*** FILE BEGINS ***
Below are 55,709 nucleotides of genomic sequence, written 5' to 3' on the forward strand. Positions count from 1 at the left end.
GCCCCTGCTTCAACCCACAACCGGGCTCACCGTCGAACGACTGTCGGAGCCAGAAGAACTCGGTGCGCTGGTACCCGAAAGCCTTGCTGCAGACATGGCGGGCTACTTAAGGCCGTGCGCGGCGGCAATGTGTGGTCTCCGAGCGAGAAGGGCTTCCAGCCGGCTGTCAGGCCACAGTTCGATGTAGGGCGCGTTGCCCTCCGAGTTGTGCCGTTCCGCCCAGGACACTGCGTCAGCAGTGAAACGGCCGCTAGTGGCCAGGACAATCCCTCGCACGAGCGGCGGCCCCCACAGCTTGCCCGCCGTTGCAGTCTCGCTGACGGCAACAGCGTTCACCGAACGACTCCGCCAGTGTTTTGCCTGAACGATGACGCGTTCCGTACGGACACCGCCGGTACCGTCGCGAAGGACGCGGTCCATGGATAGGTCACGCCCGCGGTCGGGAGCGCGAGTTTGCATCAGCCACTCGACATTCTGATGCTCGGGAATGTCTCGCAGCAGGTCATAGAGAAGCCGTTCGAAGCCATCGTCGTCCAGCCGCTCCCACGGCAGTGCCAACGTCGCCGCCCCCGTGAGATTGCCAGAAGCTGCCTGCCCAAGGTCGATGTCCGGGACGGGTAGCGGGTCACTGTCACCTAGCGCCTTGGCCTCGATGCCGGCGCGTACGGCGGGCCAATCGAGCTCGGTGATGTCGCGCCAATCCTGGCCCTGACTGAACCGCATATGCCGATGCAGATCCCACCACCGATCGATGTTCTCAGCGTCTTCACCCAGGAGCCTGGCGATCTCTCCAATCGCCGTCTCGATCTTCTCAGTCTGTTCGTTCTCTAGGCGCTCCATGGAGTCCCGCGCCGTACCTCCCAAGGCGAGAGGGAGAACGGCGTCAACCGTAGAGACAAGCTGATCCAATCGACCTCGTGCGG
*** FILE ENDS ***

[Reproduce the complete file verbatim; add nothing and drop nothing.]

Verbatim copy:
Below are 55,709 nucleotides of genomic sequence, written 5' to 3' on the forward strand. Positions count from 1 at the left end.
GCCCCTGCTTCAACCCACAACCGGGCTCACCGTCGAACGACTGTCGGAGCCAGAAGAACTCGGTGCGCTGGTACCCGAAAGCCTTGCTGCAGACATGGCGGGCTACTTAAGGCCGTGCGCGGCGGCAATGTGTGGTCTCCGAGCGAGAAGGGCTTCCAGCCGGCTGTCAGGCCACAGTTCGATGTAGGGCGCGTTGCCCTCCGAGTTGTGCCGTTCCGCCCAGGACACTGCGTCAGCAGTGAAACGGCCGCTAGTGGCCAGGACAATCCCTCGCACGAGCGGCGGCCCCCACAGCTTGCCCGCCGTTGCAGTCTCGCTGACGGCAACAGCGTTCACCGAACGACTCCGCCAGTGTTTTGCCTGAACGATGACGCGTTCCGTACGGACACCGCCGGTACCGTCGCGAAGGACGCGGTCCATGGATAGGTCACGCCCGCGGTCGGGAGCGCGAGTTTGCATCAGCCACTCGACATTCTGATGCTCGGGAATGTCTCGCAGCAGGTCATAGAGAAGCCGTTCGAAGCCATCGTCGTCCAGCCGCTCCCACGGCAGTGCCAACGTCGCCGCCCCCGTGAGATTGCCAGAAGCTGCCTGCCCAAGGTCGATGTCCGGGACGGGTAGCGGGTCACTGTCACCTAGCGCCTTGGCCTCGATGCCGGCGCGTACGGCGGGCCAATCGAGCTCGGTGATGTCGCGCCAATCCTGGCCCTGACTGAACCGCATATGCCGATGCAGATCCCACCACCGATCGATGTTCTCAGCGTCTTCACCCAGGAGCCTGGCGATCTCTCCAATCGCCGTCTCGATCTTCTCAGTCTGTTCGTTCTCTAGGCGCTCCATGGAGTCCCGCGCCGTACCTCCCAAGGCGAGAGGGAGAACGGCGTCAACCGTAGAGACAAGCTGATCCAATCGACCTCGTGCGG